U.S. Mobile Phone Users Are Laggards in Text Messaging
Dave Aiello wrote, "The New York Times ran an article in its Labor Day edition that said American mobile phone users are still not adopting text messaging services for their mobile phones. These services often go by the acronym SMS. SMS messages are short text messgaes of 160 or fewer characters, generally sent from one mobile phone to another, in lieu of a voice call."
"Text messaging has been the rage of Europe and Asia for several years. There are a lot of reasons cited for this. Chief among them is the fact that text messaging was and is far cheaper than making voice calls in those areas. Another factor is that mobile phone services in those areas all supported SMS from the outset, while SMS was not an integral part of many of the mobile phone technologies deployed in the United States. The article glosses over some of these historical facts."
"The article also talks about data-centric phones that are in the market or about to ship, and consumer-oriented services that I would characterize as trivial. Neither of these developments is likely to catapult text messaging into the mainstream." Read on for more....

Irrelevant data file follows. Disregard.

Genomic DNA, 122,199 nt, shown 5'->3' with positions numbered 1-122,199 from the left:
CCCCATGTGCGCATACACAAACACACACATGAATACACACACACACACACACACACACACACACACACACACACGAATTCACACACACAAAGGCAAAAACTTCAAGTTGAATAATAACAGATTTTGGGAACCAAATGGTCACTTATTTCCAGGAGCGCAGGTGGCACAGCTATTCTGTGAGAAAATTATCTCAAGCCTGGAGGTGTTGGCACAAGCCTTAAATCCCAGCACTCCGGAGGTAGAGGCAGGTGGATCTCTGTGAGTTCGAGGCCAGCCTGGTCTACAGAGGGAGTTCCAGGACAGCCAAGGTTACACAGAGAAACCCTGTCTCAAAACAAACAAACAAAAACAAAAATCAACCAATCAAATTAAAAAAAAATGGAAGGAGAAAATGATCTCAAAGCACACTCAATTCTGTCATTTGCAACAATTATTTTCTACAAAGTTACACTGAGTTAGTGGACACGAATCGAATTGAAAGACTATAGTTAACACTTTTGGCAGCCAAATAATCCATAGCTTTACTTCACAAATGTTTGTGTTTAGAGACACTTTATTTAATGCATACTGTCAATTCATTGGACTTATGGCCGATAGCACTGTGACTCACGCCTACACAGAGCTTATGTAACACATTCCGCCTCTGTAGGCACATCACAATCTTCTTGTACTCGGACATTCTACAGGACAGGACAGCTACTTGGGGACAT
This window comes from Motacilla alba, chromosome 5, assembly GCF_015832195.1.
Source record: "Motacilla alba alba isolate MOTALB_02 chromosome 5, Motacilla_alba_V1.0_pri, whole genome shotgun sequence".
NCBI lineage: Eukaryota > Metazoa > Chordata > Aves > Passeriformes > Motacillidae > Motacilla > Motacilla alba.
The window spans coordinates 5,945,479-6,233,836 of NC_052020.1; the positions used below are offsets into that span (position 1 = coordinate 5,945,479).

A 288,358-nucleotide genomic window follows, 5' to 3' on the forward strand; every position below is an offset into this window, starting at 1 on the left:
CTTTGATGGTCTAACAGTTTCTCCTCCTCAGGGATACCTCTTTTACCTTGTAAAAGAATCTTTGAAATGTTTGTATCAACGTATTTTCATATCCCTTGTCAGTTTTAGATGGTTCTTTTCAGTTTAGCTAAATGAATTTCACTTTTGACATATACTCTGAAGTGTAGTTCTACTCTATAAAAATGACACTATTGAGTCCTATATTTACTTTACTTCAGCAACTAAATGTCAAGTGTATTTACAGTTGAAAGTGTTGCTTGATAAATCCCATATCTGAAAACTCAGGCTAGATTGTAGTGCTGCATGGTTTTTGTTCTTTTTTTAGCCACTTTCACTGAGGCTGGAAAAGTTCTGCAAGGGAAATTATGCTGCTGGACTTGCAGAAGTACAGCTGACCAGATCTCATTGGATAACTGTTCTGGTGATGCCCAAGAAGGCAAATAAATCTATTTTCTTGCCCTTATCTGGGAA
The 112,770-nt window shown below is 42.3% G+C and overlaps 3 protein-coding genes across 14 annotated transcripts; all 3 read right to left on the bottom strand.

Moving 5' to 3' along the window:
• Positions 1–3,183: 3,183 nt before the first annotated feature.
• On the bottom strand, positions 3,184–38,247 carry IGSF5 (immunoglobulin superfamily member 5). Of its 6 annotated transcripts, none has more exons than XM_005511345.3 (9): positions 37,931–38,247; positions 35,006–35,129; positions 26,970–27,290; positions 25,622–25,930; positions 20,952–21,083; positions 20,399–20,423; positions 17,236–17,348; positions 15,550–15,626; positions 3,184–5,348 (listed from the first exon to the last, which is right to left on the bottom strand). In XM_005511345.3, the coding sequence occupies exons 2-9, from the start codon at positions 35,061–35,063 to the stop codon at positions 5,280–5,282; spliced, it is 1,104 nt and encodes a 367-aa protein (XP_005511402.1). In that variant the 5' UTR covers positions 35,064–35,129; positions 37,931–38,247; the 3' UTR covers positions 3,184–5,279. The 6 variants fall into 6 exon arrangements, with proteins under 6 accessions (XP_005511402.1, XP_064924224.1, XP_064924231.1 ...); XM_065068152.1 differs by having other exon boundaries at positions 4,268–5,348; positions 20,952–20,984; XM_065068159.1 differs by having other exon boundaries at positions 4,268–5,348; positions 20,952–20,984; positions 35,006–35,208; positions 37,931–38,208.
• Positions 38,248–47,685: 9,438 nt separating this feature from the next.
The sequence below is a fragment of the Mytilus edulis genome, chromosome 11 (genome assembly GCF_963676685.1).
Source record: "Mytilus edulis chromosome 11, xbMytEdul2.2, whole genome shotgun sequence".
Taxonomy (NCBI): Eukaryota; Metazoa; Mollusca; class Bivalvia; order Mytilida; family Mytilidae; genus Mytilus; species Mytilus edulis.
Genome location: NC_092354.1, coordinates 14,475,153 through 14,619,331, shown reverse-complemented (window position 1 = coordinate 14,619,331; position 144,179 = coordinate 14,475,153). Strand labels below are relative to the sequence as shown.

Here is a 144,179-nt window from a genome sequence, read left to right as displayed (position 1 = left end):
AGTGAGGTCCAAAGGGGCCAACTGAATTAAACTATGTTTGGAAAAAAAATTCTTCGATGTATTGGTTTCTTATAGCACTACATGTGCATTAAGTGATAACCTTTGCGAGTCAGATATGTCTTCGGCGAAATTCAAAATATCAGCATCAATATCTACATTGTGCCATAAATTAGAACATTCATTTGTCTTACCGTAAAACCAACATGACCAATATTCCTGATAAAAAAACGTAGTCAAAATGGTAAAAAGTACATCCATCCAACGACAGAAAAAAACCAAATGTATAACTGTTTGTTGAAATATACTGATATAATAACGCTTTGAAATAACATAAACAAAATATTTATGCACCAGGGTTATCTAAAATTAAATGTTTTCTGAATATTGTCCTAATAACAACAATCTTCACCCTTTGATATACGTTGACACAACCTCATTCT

Dave Aiello continued:
I think that applications for text messaging will become available that will drive its adoption in certain vertical business markets. However, it will never become mainstream in the U.S. because most people will never buy a phone with a keyboard or another rapid text entry device. The maximum length of text messages is also so limited, that only people with a creative streak will find it useful.
The accepted wisdom in the mobile communications industry says that young people in the U.S. will adopt text messaging because that is the demographic that drove its adoption in Europe. However, in Europe there were many fewer home computers connected to the Internet than there were in the United States at the time SMS started to become hot. In the United States, Instant Messaging became the preferred technological outlet for spur-of-the-moment message sending among young people.
No amount of advertising by wireless service providers is going to be able to generate similar levels of interest in text messaging here. You just don't create a market for text messaging by saying how cool you are if you use the service. The service has to fulfill an unmet need.
Cyber cafes are widely used in the developing world, why not here? Ever heard of ISPs? Ever heard of broadband to the home? Nobody went to cyber cafes in America because they had Internet access without leaving the house. Nearly everyone who wants email-like messaging already has it in the United States. Why should the mainstream embrace text messaging services now?